If you pause think about it, your luggage bags only live for the holidays – they get packed up, checklist crossed and off you (and your luggage bag) go on your vacation and when you get back, you unpack and into the closet they go! Rather than just take up unnecessary space in your closet, here’s a few tips for you to get the most out of your luggage bags!
Buy a brand-name luggage bag.
Luggage bags come in a dizzying array of colour combinations, sizes and price points. All are made from a basic construction but only the brand-name ones employ durable materials that makes them last for many, many years of travel.Unfortunately, bumps and scrapes are parcel and package of life for a luggage bag, either through a turbulent in-flight bump or careless luggage handlers; a handle could be sheared off or a wheel knocked out of alignment.This is where buying brand-name counts as most big name in the business will have a warranty on their product or offer to repair it for a small fee in the case of negligence - just be sure to register yours and properly read through what’s covered and keep the warranty card safely filed away. If it’s a generic no-brand luggage bag, you’re pretty much left with a broken piece of luggage.
Sizing up your luggage.
Despite the smiling faces associated with the aviation industry commercials, many airlines aren’t very happy about you bringing excess luggage as extra weight costs the carriers money in the form of aviation fuel it takes to stay up in the air – this is also reflected in the surcharge for check-in luggage for low-cost carriers.So, if you’re fastidious about not paying an extra cent on your trip, you might want to consider getting a cabin compartment-friendly storage. Most manufacturers will indicate if their luggage fits the overhead luggage compartment just for this reason.Even if you are going to just check-in your luggage, do take note that there’s a weight limit for check-in luggage. Exceed that limit and be prepared to pay a surcharge. While there’s no size limit for check-in luggage, usually the bigger the luggage bag, the heavier they are. This is true even if the manufacturers employ exotic lightweight materials for their bags. Also, take note that the weight limit is for all your check-in luggage AND the bag.
Time to start packing.
Always pack the heaviest item at the bottom first – since most luggage bags have a clamshell design, the heaviest weight should be at the bottom (when open) and towards the wheels (when it’s being dragged along).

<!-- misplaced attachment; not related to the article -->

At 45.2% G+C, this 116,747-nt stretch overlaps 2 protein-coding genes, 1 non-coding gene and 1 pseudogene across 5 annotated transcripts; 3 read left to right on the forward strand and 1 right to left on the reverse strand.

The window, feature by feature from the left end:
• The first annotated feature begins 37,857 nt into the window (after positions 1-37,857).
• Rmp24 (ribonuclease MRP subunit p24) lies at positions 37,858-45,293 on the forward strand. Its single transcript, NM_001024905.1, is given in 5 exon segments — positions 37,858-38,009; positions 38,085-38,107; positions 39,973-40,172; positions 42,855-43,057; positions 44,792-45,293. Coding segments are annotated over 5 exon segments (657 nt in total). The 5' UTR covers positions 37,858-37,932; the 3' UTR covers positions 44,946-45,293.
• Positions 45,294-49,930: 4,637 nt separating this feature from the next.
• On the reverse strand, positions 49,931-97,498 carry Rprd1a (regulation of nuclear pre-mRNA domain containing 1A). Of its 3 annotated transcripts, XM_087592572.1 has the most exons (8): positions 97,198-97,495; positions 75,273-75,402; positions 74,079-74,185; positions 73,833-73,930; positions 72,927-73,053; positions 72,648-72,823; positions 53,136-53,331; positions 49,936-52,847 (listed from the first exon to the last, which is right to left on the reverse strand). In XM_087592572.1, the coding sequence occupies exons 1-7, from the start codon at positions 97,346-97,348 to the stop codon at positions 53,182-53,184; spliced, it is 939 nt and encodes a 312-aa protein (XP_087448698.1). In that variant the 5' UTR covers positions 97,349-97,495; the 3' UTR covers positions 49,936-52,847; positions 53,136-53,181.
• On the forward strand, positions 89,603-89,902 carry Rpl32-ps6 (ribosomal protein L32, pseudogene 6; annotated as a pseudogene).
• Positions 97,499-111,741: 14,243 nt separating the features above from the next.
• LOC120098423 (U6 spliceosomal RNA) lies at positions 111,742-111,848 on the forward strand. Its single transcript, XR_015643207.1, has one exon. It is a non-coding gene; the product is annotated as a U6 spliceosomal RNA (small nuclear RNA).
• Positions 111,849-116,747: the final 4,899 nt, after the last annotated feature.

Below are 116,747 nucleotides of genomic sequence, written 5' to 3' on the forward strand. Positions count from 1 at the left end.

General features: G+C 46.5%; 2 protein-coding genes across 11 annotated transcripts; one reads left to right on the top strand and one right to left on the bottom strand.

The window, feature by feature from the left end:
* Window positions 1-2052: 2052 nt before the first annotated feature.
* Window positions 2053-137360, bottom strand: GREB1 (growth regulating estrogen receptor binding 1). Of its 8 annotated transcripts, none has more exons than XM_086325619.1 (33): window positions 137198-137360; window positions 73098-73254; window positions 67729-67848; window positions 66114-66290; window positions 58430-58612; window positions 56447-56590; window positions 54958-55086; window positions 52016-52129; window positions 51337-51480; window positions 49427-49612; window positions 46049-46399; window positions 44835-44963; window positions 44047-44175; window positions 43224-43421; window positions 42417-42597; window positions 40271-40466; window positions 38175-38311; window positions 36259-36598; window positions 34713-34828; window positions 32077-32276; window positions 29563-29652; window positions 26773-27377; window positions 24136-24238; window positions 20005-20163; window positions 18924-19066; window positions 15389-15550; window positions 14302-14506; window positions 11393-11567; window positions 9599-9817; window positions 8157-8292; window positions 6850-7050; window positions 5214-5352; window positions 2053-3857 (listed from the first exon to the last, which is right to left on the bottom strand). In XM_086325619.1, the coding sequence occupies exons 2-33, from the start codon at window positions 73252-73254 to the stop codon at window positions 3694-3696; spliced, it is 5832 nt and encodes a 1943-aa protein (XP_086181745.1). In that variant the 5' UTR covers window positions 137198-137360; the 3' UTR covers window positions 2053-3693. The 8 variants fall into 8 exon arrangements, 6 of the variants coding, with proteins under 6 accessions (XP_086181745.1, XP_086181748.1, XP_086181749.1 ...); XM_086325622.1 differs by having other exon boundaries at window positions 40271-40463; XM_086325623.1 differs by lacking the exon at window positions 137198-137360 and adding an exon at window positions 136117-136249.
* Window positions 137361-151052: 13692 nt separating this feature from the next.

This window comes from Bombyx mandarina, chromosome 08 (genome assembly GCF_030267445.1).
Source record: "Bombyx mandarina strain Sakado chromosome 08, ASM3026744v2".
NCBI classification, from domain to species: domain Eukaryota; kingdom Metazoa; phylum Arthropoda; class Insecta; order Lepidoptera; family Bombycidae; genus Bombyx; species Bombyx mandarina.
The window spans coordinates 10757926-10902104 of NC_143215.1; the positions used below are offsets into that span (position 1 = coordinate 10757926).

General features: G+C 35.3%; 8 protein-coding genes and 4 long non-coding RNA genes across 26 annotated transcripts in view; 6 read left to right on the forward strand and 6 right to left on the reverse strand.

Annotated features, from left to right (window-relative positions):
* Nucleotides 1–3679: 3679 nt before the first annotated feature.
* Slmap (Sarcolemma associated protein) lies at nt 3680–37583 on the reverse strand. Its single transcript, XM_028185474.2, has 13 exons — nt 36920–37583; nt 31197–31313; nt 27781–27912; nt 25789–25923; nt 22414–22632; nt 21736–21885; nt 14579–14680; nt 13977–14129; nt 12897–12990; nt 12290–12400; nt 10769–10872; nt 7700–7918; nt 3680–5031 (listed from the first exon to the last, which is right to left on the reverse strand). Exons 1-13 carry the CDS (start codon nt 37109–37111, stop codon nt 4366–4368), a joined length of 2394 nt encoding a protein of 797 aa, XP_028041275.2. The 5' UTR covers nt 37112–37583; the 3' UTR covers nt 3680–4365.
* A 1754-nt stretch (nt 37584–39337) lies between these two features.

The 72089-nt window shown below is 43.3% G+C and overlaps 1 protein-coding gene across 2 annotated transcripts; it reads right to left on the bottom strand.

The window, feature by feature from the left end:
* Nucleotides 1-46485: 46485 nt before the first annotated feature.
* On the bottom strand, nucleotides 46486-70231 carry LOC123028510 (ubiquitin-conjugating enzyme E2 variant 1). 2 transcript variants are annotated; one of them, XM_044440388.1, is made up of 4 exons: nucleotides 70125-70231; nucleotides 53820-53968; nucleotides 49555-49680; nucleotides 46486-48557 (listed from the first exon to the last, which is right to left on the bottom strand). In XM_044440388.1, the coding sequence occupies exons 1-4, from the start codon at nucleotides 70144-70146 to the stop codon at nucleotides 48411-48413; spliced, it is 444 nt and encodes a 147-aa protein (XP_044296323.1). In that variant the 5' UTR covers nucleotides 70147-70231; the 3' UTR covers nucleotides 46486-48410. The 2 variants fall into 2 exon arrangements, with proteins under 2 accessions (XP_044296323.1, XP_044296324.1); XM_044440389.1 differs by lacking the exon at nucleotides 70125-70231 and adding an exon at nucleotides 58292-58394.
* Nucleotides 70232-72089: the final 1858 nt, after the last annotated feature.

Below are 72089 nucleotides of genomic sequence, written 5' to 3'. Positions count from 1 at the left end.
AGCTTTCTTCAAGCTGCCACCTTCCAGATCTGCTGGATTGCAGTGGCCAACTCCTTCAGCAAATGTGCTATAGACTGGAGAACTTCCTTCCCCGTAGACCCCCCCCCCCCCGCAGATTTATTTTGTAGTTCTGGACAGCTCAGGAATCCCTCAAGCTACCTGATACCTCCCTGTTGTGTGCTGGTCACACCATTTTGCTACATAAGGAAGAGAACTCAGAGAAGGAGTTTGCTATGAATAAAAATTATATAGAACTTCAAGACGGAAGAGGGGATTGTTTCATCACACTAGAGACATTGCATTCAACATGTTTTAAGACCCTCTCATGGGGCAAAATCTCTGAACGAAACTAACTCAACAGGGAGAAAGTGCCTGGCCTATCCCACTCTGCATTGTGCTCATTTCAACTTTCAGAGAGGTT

Storing the heaviest items at the bottom ensures that your clothes aren’t crumpled and your luggage bag doesn’t become top heavy and unstable when being dragged along. It’s also a good idea to store your toiletries in two zip-lock bags. This ensures that in the event that they do leak, your clothes and shoes aren’t covered in shampoo!You can now enlist the help of your bathroom scale by first weighing yourself (yes, we know, all of them lie) and then weighing yourself with your fully packed luggage. Subtract your weight and you get your luggage weight (no more surprises at the check-in counter).
Get the maintenance out of the way.
It’s usually better to get the maintenance chore out of the way during the off-season because if there’s a potential problem, you’re more likely to spot it and have ample time to send it back to the manufacturer for warranty or repairs - nothing is better at dampening your holiday mood than having to drag a heavy luggage bag with a dysfunctional wheel across 30 airport gates.However, if your bag make a squeaky sound or if the collapsible handle refuses to fold down smoothly, you could try some plastic-safe silicone oil spray (not the regular household penetrating lubricant made from petroleum distillates) on the wheel bushings, collapsible handle or hinges being careful NOT to get the silicone oil all over your entire luggage – it’s also a good idea to check with the manufacturer if that will void your warranty.
Putting your luggage bags to work.
Rather than lie dormant during the off-season, there’s a lot of prime real-estate in those luggage bags that can be utilised to stow anything from your clothes, shoes and even documents. While it’s not exactly ideal to store things in high-humidity environments as it’s not completely air-tight and not very breathable either, you could mitigate the problem by throwing in a couple of large capacity desiccant gels to absorb excess moisture and check it every few weeks. Alternatively, you could just pack them up and store them away in a climate-controlled self storage facility like ours – all you need to do is drag them over!